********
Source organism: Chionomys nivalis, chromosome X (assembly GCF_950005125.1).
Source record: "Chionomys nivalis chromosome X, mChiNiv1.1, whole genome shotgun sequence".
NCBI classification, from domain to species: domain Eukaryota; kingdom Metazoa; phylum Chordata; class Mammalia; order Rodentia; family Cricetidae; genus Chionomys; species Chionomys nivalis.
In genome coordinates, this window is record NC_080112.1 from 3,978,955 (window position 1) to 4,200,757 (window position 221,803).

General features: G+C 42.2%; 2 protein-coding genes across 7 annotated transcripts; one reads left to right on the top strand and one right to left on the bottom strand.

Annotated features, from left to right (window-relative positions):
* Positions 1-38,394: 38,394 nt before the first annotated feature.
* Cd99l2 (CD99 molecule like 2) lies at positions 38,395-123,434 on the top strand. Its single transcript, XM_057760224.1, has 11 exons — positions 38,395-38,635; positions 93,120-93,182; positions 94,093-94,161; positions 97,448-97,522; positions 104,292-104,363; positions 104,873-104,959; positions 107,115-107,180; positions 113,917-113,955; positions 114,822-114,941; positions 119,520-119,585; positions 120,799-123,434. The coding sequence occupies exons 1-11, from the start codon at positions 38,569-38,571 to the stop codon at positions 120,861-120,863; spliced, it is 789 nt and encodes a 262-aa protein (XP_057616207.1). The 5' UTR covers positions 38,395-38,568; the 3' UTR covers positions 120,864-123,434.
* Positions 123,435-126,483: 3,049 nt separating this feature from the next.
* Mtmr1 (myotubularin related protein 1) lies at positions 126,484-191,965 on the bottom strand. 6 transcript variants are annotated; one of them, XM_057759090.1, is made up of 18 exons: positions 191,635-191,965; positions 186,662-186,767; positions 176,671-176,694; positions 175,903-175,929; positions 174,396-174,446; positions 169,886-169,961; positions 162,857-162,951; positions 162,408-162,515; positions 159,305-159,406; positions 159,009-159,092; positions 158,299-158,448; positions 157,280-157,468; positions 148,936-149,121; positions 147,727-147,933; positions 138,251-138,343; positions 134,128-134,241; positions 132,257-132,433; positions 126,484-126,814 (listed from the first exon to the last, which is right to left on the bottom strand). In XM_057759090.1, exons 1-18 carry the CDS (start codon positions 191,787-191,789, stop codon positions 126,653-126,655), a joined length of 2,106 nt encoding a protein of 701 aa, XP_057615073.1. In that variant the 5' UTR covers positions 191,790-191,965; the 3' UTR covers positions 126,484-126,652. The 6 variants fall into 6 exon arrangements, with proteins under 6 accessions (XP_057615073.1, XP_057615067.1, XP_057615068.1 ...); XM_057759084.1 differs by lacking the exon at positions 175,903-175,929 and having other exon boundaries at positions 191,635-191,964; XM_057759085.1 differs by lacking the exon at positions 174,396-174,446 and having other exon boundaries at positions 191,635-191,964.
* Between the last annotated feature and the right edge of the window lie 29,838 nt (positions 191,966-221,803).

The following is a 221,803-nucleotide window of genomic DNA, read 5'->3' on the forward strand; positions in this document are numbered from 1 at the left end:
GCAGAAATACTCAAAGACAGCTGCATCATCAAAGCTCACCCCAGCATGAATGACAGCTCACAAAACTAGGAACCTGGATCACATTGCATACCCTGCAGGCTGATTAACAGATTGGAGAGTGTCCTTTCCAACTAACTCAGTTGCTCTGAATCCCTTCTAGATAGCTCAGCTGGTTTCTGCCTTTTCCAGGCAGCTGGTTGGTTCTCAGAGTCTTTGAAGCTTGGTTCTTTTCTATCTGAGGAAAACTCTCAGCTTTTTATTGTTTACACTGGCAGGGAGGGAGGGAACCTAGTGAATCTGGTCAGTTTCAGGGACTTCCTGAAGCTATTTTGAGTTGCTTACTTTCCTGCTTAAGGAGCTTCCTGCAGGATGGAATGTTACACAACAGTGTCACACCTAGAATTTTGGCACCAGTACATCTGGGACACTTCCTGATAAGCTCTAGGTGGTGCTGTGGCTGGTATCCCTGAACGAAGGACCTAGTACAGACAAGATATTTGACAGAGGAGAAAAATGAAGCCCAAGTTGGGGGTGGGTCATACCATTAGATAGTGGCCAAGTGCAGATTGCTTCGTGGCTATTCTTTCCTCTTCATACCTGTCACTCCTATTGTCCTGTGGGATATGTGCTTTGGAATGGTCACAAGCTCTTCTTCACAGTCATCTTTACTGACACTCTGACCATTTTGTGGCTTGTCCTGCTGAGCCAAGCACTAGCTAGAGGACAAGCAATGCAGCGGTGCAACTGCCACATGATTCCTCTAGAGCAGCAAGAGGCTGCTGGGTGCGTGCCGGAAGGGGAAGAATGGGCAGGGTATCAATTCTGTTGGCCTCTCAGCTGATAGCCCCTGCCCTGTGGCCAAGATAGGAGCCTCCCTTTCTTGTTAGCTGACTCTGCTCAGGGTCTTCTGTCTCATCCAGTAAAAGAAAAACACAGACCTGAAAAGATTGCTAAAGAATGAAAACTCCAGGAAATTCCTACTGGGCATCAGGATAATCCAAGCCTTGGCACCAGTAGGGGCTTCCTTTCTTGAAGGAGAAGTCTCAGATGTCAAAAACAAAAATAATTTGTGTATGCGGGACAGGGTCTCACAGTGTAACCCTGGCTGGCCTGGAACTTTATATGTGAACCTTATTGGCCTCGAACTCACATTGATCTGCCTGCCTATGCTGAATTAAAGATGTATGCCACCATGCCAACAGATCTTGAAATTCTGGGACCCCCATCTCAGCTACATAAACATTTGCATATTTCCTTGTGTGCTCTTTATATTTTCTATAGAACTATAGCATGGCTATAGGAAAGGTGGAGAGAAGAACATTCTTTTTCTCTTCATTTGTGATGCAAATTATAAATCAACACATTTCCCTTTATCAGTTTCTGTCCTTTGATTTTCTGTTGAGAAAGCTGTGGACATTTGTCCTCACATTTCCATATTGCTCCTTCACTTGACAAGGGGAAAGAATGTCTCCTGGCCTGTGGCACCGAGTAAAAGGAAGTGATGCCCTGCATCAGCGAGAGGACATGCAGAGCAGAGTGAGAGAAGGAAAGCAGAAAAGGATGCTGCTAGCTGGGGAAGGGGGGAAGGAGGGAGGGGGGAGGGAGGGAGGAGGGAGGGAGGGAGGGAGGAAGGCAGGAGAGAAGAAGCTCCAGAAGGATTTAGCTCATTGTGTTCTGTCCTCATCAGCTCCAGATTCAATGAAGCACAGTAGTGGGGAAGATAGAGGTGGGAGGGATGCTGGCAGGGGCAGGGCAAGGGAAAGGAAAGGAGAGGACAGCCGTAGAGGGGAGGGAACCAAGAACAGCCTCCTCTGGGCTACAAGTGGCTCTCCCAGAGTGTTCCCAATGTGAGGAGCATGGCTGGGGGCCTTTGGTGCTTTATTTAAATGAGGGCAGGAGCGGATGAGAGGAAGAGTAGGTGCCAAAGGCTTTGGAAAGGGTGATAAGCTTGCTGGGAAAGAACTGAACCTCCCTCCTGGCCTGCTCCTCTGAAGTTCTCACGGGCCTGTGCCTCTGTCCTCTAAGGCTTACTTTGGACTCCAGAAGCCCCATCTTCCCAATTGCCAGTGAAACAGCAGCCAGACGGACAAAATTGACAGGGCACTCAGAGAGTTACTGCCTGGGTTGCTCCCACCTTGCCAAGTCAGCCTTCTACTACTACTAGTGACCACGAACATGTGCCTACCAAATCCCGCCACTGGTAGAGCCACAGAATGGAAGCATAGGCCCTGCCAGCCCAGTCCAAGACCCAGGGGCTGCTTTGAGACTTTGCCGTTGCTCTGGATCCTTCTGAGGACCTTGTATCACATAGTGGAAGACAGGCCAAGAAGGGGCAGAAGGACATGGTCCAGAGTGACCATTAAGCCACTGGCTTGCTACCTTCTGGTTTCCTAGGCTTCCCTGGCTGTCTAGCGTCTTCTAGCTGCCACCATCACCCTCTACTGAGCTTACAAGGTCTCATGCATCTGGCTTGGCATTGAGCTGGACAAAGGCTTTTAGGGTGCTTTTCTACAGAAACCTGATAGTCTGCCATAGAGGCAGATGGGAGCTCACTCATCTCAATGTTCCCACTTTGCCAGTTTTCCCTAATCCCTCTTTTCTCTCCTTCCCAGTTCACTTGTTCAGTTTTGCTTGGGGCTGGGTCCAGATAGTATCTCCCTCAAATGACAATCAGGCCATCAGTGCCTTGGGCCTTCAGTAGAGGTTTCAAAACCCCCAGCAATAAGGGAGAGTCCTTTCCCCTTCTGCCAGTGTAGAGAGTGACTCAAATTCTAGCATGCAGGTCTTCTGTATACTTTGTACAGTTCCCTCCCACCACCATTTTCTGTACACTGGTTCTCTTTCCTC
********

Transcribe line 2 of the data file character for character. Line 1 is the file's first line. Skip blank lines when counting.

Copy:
Source record: "Chionomys nivalis chromosome X, mChiNiv1.1, whole genome shotgun sequence".